|US20080121393 *||Jan 23, 2008||May 29, 2008||Pfefferle William C||Method for natural gas production|
|US20080236820 *||May 5, 2008||Oct 2, 2008||Yemington Charles R||Production of natural gas from hydrates|
|US20090103586 *||May 24, 2006||Apr 23, 2009||Institut Francais Du Petrole||Method of analyzing the kinetics of gas hydrate formation in fluids|
|US20100021361 *||Jul 23, 2008||Jan 28, 2010||Spencer Dwain F||Methods and systems for selectively separating co2 from a multi-component gaseous stream|
|US20110123432 *||Feb 8, 2011||May 26, 2011||Marathon Oil Company||Hydrate formation for gas separation or transport|
|US20110192559 *||Dec 22, 2010||Aug 11, 2011||Balan Venkatesh||Methods for pretreating biomass|
|US20150004150 *||Jun 25, 2014||Jan 1, 2015||Food Industry Research And Development Institute||Method of reducing levels of uric acid|
|EP1350766A1 *||May 18, 2000||Oct 8, 2003||Marine Desalination Systems L.L.C.||Desalination using positively buoyant or negatively buoyant/assisted buoyancy hydrate and concomitant carbon dioxide capture yielding liquid carbon dioxide|
|WO2001004056A1 *||May 18, 2000||Jan 18, 2001||Marine Desalination Systems, L.L.C.||Desalination using positively buoyant or negatively buoyant/assisted buoyancy hydrate and concomitant carbon dioxide capture yielding liquid carbon dioxide|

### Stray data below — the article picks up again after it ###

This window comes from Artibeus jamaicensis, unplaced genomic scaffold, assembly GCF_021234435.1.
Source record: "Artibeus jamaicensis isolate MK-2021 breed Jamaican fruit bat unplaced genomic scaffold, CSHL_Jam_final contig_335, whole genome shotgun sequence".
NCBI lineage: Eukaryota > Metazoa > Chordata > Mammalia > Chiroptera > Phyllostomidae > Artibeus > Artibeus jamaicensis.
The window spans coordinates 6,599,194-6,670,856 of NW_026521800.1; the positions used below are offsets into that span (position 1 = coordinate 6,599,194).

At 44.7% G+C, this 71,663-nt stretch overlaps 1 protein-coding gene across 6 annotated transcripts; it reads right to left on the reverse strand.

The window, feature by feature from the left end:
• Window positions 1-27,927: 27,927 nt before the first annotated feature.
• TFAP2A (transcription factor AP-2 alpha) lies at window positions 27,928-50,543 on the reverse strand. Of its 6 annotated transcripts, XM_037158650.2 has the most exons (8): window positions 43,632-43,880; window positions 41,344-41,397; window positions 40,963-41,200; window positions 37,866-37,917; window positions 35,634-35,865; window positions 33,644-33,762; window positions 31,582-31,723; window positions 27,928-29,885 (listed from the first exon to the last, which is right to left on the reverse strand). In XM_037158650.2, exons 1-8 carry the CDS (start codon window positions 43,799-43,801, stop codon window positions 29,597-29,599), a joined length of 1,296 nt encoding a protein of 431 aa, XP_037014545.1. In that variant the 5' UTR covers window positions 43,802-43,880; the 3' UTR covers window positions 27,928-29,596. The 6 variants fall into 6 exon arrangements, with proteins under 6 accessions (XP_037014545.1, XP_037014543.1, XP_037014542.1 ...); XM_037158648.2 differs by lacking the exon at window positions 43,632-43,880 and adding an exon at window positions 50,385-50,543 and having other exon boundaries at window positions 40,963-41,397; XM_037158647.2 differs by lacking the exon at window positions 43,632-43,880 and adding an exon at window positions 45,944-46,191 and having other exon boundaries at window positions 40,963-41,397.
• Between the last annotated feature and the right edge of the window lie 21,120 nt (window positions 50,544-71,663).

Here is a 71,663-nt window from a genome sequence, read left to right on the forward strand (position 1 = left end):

|WO2011153128A2 *||May 31, 2011||Dec 8, 2011||Mbi International||Method of separating components from a gas stream|
|WO2011153128A3 *||May 31, 2011||Apr 5, 2012||Mbi International||Method of separating components from a gas stream|
|U.S. Classification||48/127.5, 62/632, 48/190, 48/127.3, 585/15|
|International Classification||B01D53/14, C07C7/00, C01B31/20|
|Cooperative Classification||C01B32/50, Y02P20/152, Y02C10/06, C07C7/00, B01D53/14, B01D2257/504, B01D53/1425|
|European Classification||C07C7/00, B01D53/14E, B01D53/14, C01B31/20|
|Sep 5, 1995||AS||Assignment|
Owner name: INTERNATIONAL PROCESS SERVICES, INC., TEXAS
Free format text: ASSIGNMENT OF ASSIGNORS INTEREST;ASSIGNORS:ELLIOT, DOUGLAS G.;CHEN, JONG J.;REEL/FRAME:007704/0128
Effective date: 19950905
|Feb 26, 2001||FPAY||Fee payment|
Year of fee payment: 4
|Mar 20, 2001||REMI||Maintenance fee reminder mailed|
|Mar 16, 2005||REMI||Maintenance fee reminder mailed|
|Aug 26, 2005||LAPS||Lapse for failure to pay maintenance fees|
|Oct 25, 2005||FP||Expired due to failure to pay maintenance fee|
Effective date: 20050826